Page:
Bono still hasn't found what he's looking for
Thursday, December 1, 20050 Comments
Bono & Martin in happier times
Bono added that he expected Canada, as the only G8 country with a budget surplus, should be setting an example. “If it doesn't work for Canada, it's very hard to ask why Irish people should commit to 0.7 per cent or French people or English people. So there is a lot at stake here… I just think it's a huge opportunity that he's missing out on. This is important to the Canadian people. I think the prime minister will find out if he walks away from the opportunity, he will hear about it in the election. I am absolutely sure of that – this is not to be underestimated.”
What is more surprising than his remarks of last week is the fact that it has taken Bono more than two years to realize that Paul Martin is very good at mouthing the right words, but sadly lacking in the willingness to actually deliver solutions to whatever problem is being discussed. Unfortunately, Bono is a much better singer and advocate than he is a judge of political character. He was duped.
Back in late 2003, Bono was all too willing to accept that Martin’s lofty rhetoric would be matched by action. He was positively effusive in his speech to those present for Martin’s coronation as leader. “Paul Martin took my phone calls. He let me in. He promised to help and he kept that promise. While he might come to regret it, I am here for Paul Martin and I am honoured... I've been talking to Paul Martin, I feel confident he's going to make that journey [to meeting foreign aid commitments],” said the U2 front man.
Perhaps foreshadowing his most recent comments, Bono did warn Martin of the consequences of not delivering. “So how I am going to return Paul Martin's favour? I'm going to become the biggest pain in his ass! Paul Martin thinks he likes me. He doesn't know what he signed on for – more lobbying about debt, begging for letters, petitions for unfair trade, phone calls about money for the global health fund. I already told him earlier today that if Canada puts in its fair share of three times the current amount by the way, they'll embarrass the rest of the world into doing the same," Bono said.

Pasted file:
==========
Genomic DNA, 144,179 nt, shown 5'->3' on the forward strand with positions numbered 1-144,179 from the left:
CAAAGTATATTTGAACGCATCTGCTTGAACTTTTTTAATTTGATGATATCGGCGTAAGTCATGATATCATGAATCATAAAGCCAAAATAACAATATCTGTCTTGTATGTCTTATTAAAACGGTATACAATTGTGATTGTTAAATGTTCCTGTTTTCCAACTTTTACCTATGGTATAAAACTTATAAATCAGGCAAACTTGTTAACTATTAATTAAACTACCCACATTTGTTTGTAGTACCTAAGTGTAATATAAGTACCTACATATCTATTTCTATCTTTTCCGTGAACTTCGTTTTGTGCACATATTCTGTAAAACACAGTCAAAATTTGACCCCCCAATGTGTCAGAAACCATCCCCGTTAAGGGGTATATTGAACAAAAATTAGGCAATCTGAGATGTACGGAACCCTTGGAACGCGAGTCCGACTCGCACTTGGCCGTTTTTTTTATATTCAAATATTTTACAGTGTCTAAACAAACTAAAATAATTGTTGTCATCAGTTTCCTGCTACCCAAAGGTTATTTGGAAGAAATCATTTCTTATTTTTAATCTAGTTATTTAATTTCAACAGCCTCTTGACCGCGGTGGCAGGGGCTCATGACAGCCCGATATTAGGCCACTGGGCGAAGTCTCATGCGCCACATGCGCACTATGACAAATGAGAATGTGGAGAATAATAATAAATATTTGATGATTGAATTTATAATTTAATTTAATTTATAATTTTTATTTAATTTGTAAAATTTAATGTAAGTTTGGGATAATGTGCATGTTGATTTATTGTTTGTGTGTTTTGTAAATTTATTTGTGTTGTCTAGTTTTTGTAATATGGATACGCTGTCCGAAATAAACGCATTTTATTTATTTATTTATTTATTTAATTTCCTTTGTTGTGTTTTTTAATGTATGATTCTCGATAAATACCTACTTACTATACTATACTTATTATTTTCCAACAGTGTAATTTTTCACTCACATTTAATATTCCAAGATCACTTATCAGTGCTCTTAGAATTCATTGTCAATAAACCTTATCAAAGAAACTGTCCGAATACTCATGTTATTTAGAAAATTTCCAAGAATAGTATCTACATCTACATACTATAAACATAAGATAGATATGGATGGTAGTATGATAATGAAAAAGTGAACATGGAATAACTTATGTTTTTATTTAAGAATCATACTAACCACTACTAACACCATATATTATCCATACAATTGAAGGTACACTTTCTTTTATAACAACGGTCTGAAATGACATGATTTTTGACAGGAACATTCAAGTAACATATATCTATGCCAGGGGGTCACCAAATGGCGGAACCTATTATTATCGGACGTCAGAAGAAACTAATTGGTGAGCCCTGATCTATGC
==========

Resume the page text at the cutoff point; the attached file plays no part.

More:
But, even six months into Martin’s term – just prior to the June 2004 federal election – Bono was still a Paul Martin fan. “Wow – a politician who doesn't break his promises. This is real leadership. It is important that Canada continue to lead the world on this issue ... It means that other countries have to follow in its wake.” Aware that he might be accused of tipping the balance in the pending
election, Bono insisted that he was “not here to elect Paul Martin or the Liberal party.” Still, he did understand his effect on the Canadian political climate: “Yes I'm being used. I want to be used. That's my job here - to provide applause when somebody does the right and courageous thing and to provide criticism when they don't.”
A year later, in April 2005, Bono felt that he had finally waited long enough for Martin to act. Professing himself to be “bewildered” at Martin’s refusal to match other G8 countries in committing to meeting 0.7% by 2015, he wondered why Martin “would want to hold up history... We were looking for Canada to lead rather than be a laggard.” In a separate interview, he complained that “The Prime Minister is acting like a number cruncher and not a statesman in his approach to foreign aid.”
If Bono had done even a little bit of research, he might not have fallen so hard for the Martin mystique – and he might not have been so “bewildered” or “crushed” when Martin failed to do what he was being asked to do. In the years that Martin was Finance Minister, he cut $2.8 billion from foreign aid (calling it “discretionary spending”), even after turning a deficit into a series of record surpluses. Instead of making progress in meeting the longstanding foreign aid target of 0.7%, Martin actually oversaw a fall from 0.44% of GDP in 1993 to a mere 0.27% (with plans in place to increase it to 0.32% by 2010). It’s really no surprise that Martin has no plan to meet the 35-year-old commitment. And, equally, its no surprise that anyone who believed that he would do so is now disillusioned.
Of course, the crushing disappointment now being felt by Bono is nothing compared to that felt by those Canadians who voted for Paul Martin. Not just on this issue but on many others (e.g. eliminating “the democratic deficit”, protecting public health care, etc.), Paul Martin has simply not delivered what Canadians expected from him. Indeed, for someone who flies into the country only occasionally, Bono’s current disillusionment with Martin makes him something of an honourary citizen.